PIA National Opposes Business Interruption Legislation

Bills would apply business interruption coverage where it doesn’t exist.
April 15, 2020

WASHINGTON -- The National Association of Professional Insurance Agents (PIA) has today announced it strenuously opposes legislation introduced separately by Reps. Mike Thompson (D-CA) and Brian Fitzpatrick (R-PA) that would empower the federal government to rewrite existing business interruption (BI) insurance provisions drafted with otherwise applicable exclusions.

“PIA is deeply engaged in wide-ranging efforts to assist the business community during this national crisis. Unfortunately, these two bills would apply business interruption coverage where it doesn’t exist, exacerbating existing disruptions and further delaying our nation’s economic recovery,” said PIA National Executive Vice President & CEO Mike Becker.

BI provisions typically do not cover losses resulting from risks like the coronavirus. Retroactively rewriting contracts undermines existing contractual relationships and risks injecting new uncertainties into our current economic crisis. Such proposals purport to quickly provide assistance to businesses in need, but in reality, such a response would not help all businesses; only one in three small businesses even has business interruption coverage.As such, only a small percentage of businesses would benefit in any way from it, andthousands of small businessowners would be left struggling.

“PIA believes policymakers should pursue legislative solutions that raise up all struggling businesses, not create statutory winners and losers. Proposals that deprive about two-thirds of all small businessowners of financial assistance are unacceptable,” said PIA National Vice President of Government Relations Jon Gentile. “Policymakers should ensure all small businesses receive relief during this challenging time. To that end, PIA has been working with others in the business community to develop the Business and Employee Continuity and Recovery Fund.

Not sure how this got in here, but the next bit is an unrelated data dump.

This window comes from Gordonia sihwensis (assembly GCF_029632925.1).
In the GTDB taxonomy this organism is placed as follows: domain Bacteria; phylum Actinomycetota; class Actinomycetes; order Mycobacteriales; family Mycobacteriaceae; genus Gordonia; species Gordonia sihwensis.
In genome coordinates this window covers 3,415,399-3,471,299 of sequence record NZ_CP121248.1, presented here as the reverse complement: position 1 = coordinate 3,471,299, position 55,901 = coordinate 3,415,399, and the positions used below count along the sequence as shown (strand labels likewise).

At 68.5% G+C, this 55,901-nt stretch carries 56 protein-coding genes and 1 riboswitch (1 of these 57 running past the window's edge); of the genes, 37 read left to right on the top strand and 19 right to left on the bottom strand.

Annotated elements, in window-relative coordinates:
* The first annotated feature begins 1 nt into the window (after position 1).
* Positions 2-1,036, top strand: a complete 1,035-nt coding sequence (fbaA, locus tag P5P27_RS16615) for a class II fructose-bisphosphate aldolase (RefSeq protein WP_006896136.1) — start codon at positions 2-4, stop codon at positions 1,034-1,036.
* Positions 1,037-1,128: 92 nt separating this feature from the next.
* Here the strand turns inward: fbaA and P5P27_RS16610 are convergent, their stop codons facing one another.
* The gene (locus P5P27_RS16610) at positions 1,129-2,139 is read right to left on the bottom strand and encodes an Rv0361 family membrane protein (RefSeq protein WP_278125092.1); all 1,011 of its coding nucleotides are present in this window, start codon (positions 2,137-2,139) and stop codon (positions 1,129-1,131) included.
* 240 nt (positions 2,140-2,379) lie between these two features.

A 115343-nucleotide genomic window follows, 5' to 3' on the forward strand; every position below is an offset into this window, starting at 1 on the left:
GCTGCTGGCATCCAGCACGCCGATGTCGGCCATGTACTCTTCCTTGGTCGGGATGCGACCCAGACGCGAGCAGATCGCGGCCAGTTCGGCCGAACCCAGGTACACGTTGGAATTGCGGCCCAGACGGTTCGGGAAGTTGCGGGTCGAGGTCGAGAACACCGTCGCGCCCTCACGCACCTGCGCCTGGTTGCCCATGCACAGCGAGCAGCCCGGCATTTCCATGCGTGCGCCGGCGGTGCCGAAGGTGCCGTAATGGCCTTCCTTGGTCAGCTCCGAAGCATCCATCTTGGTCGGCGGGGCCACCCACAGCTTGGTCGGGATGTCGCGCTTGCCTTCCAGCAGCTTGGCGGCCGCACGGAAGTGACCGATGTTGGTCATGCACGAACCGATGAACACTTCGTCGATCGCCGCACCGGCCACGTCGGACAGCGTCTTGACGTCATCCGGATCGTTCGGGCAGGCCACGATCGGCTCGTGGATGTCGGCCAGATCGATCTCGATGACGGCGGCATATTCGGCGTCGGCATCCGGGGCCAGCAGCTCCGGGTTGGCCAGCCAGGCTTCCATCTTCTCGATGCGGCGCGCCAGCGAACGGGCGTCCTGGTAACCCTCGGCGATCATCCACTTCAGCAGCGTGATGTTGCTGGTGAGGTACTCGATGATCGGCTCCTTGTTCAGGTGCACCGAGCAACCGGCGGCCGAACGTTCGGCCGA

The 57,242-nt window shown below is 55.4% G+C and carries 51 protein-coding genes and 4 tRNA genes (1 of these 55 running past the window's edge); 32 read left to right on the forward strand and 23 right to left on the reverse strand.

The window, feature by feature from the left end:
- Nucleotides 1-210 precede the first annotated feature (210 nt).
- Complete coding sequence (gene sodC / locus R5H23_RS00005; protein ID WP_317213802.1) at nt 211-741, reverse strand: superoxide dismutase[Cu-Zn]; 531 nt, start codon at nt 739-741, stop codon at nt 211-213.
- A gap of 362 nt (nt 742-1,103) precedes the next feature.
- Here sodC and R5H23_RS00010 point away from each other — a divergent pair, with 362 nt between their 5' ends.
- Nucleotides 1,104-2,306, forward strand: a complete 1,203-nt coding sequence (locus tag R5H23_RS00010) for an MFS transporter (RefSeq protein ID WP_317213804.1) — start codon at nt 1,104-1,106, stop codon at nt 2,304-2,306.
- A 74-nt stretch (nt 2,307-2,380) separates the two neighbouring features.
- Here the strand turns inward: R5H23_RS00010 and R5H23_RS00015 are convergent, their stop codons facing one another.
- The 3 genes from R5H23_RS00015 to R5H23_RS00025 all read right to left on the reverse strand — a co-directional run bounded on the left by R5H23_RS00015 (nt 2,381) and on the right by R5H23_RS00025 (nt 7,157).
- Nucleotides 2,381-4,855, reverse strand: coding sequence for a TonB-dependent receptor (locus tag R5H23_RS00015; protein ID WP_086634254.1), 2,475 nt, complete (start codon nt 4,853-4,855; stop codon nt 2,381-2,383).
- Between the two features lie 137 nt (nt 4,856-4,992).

The COVID-19 Business and Employee Continuity and Recovery Fund (Recovery Fund) would be housed within the U.S. Department of the Treasury. Modeled on the September 11th Victim Compensation Fund, the Recovery Fund would be operated by the federal government and run by a presidential appointee authorized to enter into contracts with interested businesses to administer the Recovery Fund and facilitate the distribution of financial resources to affected businesses.

The Recovery Fund would provide short-term liquidity for small businesses by creating a simple form that could be electronically filed to help businesses maintain solvency while continuing to pay their employees. The Recovery Fund would protect lost wages for employees unable to work because of COVID-19 infection, quarantine, or operational shutdown; preserve jobs through payroll assistance for temporarily closed businesses that continue to retain their employees; and provide solvency assistance for businesses in danger of failing as a result of the pandemic.

“The Recovery Fund offers a solution to the current crisis facing small businesses and their employees, without rewriting insurance contracts and without depriving about two thirds of all small businesses of help. PIA rejects this limited business interruption proposal and calls on Congress to instead make policy that aids all suffering businesses during this difficult time by passing the Recovery Fund into law,” said Gentile.

Founded in 1931, PIA is a national trade association that represents member insurance agents and their employees who sell and service all kinds of insurance but specialize in coverage of automobiles, homes and businesses.PIA’s web address is www.pianet.com.

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